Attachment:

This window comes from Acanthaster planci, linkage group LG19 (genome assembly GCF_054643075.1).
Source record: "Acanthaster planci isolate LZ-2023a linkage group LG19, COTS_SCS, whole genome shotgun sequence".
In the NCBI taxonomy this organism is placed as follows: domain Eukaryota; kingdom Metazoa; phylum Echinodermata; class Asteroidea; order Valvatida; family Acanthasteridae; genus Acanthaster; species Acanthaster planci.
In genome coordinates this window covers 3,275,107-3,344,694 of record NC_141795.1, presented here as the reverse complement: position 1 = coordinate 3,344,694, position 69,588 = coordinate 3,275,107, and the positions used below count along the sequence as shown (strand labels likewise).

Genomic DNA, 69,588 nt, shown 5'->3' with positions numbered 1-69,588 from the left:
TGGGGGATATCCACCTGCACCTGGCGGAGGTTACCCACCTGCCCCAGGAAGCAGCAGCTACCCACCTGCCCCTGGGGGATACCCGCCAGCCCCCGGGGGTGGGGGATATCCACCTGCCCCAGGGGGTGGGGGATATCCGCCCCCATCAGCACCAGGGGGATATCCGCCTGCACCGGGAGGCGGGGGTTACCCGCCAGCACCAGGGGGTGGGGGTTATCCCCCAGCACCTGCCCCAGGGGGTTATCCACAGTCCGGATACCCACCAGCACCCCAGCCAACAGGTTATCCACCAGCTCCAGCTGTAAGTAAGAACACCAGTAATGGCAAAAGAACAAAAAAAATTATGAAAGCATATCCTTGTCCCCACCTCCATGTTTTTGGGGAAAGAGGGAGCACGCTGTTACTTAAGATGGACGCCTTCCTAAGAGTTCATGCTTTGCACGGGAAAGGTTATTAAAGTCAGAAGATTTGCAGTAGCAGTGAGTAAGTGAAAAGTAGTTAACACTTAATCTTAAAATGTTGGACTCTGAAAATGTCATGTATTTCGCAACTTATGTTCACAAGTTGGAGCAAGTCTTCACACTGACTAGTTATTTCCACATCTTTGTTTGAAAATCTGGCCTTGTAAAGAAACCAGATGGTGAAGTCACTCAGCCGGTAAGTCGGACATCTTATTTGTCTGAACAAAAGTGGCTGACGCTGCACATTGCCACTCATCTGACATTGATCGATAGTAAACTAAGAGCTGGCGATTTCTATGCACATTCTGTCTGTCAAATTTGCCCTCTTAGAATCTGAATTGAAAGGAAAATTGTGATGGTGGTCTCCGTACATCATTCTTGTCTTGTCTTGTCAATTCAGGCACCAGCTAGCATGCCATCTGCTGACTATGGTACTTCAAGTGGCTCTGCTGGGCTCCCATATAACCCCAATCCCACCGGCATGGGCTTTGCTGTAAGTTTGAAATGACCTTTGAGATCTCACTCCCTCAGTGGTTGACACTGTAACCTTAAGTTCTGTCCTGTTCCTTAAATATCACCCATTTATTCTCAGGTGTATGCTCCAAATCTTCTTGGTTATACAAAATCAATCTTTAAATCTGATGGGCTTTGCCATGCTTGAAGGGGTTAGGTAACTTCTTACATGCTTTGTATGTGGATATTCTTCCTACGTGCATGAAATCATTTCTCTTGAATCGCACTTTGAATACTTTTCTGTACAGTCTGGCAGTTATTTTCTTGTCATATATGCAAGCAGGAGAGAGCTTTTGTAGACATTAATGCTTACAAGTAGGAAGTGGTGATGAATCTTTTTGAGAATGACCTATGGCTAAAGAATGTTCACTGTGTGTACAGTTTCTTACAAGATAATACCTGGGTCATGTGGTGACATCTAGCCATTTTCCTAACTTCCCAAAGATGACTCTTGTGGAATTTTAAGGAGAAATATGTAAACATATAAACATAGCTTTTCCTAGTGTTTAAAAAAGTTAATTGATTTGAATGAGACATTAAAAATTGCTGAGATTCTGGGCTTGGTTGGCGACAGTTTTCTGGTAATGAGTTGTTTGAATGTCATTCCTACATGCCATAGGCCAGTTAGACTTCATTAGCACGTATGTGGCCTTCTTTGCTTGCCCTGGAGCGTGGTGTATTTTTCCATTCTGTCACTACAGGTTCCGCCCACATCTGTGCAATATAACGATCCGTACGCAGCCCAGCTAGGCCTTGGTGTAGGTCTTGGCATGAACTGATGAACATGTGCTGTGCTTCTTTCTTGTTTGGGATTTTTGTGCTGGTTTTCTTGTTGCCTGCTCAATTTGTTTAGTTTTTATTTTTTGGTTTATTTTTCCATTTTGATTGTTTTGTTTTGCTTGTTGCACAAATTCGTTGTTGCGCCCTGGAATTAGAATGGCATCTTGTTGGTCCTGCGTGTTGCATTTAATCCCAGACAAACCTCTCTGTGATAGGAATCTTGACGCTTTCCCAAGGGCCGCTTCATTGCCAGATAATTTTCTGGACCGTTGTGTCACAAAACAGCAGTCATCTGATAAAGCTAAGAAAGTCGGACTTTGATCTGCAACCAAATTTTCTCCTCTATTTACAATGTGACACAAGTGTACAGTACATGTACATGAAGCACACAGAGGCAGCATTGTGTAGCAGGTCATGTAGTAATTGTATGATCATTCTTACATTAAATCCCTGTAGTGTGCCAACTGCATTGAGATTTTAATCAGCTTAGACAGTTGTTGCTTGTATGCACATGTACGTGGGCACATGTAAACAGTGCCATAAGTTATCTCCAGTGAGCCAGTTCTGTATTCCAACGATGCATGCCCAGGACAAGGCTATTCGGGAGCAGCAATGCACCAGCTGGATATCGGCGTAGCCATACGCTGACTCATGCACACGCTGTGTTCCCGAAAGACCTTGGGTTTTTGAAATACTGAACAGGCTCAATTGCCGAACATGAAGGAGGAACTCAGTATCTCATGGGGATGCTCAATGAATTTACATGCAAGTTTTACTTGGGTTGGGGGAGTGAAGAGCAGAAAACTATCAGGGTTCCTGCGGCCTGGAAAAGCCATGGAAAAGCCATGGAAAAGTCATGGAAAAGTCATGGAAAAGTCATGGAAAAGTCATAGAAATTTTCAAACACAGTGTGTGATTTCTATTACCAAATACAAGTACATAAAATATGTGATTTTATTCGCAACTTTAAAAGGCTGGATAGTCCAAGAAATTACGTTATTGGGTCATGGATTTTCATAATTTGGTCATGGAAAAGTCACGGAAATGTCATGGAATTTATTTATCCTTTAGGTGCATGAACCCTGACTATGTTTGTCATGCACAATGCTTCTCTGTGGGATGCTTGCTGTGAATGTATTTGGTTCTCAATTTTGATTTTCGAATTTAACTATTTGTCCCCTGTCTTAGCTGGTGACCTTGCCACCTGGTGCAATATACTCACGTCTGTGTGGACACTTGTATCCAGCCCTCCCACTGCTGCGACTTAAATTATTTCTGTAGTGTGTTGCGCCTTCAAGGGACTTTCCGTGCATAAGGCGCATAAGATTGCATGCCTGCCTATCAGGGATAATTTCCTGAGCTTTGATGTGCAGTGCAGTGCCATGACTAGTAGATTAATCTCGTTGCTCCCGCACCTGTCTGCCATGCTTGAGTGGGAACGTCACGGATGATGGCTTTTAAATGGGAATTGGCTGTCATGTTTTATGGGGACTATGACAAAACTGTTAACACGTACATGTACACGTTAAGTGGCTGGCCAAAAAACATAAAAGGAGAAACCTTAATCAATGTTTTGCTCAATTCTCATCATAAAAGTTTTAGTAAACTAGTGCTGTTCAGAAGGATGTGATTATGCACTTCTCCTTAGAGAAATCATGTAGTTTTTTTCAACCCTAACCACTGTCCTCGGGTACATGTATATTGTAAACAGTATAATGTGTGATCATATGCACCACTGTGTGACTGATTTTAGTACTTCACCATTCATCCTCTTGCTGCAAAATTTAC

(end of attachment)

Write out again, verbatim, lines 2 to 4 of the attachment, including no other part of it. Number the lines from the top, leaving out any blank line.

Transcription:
Source record: "Acanthaster planci isolate LZ-2023a linkage group LG19, COTS_SCS, whole genome shotgun sequence".
In the NCBI taxonomy this organism is placed as follows: domain Eukaryota; kingdom Metazoa; phylum Echinodermata; class Asteroidea; order Valvatida; family Acanthasteridae; genus Acanthaster; species Acanthaster planci.
In genome coordinates this window covers 3,275,107-3,344,694 of record NC_141795.1, presented here as the reverse complement: position 1 = coordinate 3,344,694, position 69,588 = coordinate 3,275,107, and the positions used below count along the sequence as shown (strand labels likewise).